the Court is persuaded that Phoenix has failed to plead plausible claims under the
other than the secondarily liable defendant in order to hold that defendant liable on a
contributory infringement theory.”); ADT Sec. Servs., Inc. v. Sec. One Int’l, Inc., No. 11‐
5149, 2012 WL 4068632, at *2 n.2 (N.D. Cal. Sept. 14, 2012) (“In order for there to be
secondary liability under the Lanham Act, there must be a direct violation.”). The
Court therefore grants Rich’s and Fong’s motions to dismiss as to Phoenix’s Lanham
D. State Law Claims
Having disposed of all of Phoenix’s federal claims, the Court declines to exercise
supplemental jurisdiction over Phoenix’s state‐law claims.3 See Hervey v. Cty. of
In addition to alleging jurisdiction under 28 U.S.C. §§ 1331 and 1367(a), Phoenix
alleges jurisdiction over its common‐law unfair‐competition claims under 28 U.S.C.
§ 1338(b). Section 1338(b) provides that “[t]he district courts shall have original
jurisdiction of any civil action asserting a claim of unfair competition when joined with
a substantial and related claim under the copyright, patent, plant variety protection or
trademark laws.” Notwithstanding § 1338(b)’s reference to “original” jurisdiction,
courts appear to have discretion to decline to exercise § 1338(b) jurisdiction if all of the
federal‐question claims have been dismissed prior to trial. Bankers Promotional Mktg.
Grp., Inc. v. Orange, No. 3‐89‐457, 1989 WL 222427, at *2 (D. Minn. Nov. 30, 1989)
(declining to exercise § 1338(b) jurisdiction over an unfair‐competition claim), aff’d, 926
F.2d 704 (8th Cir. 1991) (per curiam); Conopco, Inc. v. May Dep’t Stores Co., 46 F.3d 1556,
1571 & n.14 (Fed. Cir. 1994) (district court properly declined to exercise jurisdiction
under § 1338(b)); Historical Truth Prods., Inc. v. Sony Pictures Entm’t, Inc., No. 93‐5529,
1995 WL 693189, at *14 (S.D.N.Y. Nov. 22, 1995) (“Because HTP’s copyright claim has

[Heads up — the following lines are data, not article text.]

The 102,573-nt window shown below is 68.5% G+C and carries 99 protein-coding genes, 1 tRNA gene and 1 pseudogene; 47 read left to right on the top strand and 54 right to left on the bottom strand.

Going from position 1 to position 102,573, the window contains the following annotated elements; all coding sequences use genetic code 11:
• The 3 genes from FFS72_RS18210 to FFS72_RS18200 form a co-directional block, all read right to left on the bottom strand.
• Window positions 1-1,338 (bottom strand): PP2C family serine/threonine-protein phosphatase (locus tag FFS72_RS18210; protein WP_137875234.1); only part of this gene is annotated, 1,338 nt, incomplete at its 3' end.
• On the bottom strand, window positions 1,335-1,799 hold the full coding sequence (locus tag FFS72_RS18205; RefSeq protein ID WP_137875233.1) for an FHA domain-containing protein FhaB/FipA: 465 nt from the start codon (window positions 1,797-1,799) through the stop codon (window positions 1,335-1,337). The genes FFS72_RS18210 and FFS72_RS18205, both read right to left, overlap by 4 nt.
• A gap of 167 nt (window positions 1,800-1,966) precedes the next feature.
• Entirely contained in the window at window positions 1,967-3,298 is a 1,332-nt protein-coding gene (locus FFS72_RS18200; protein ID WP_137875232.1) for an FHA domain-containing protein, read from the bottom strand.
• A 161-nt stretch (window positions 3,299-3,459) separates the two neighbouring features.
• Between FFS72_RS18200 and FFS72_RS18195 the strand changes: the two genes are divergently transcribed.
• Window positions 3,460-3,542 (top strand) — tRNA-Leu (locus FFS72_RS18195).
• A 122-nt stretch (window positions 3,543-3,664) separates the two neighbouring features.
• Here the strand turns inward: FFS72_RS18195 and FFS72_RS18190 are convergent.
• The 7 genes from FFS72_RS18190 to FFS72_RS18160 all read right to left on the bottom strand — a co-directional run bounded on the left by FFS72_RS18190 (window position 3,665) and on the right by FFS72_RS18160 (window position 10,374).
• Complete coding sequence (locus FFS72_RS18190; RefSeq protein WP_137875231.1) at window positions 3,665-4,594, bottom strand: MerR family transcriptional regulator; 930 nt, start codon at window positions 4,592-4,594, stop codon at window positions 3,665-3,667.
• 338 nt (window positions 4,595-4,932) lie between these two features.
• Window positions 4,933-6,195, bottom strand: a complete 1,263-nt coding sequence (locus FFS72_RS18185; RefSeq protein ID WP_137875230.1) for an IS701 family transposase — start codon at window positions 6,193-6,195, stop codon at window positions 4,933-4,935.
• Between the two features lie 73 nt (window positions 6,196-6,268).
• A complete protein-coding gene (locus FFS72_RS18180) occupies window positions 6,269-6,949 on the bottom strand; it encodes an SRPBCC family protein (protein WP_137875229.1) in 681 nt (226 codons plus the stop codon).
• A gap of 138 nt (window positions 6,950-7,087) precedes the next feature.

been dismissed, Section 1338 no longer confers jurisdiction over any of the remaining
The Court notes that, even if it did have original jurisdiction over Phoenix’s state‐
law claims, the Court would dismiss those claims with prejudice for failure to plausibly
Koochiching, 527 F.3d 711, 726‐27 (8th Cir. 2008) (when federal claims are disposed of
before trial, a court should normally decline to exercise supplemental jurisdiction over
the remaining state‐law claims). Those claims are therefore dismissed without
Based on the foregoing, and on all of the files, records, and proceedings herein,
IT IS HEREBY ORDERED THAT:
Defendants’ motions to dismiss [ECF Nos. 25, 30, 37] are GRANTED.
Plaintiff’s Lanham Act claims are DISMISSED WITH PREJUDICE AND
ON THE MERITS.
The Court declines to exercise supplemental jurisdiction over plaintiff’s
remaining claims. Accordingly, those claims are DISMISSED WITHOUT
LET JUDGMENT BE ENTERED ACCORDINGLY.
Dated: August 15, 2017
s/Patrick J. Schiltz
Patrick J. Schiltz
United States District Judge
plead a likelihood of confusion. See LTJ Enters., Inc. v. Custom Mktg. Co., 168 F. Supp. 3d
1202, 1217 (D. Minn. 2016) (Minnesota Deceptive Trade Practices Act and common‐law
unfair competition claims require showing of likelihood of confusion).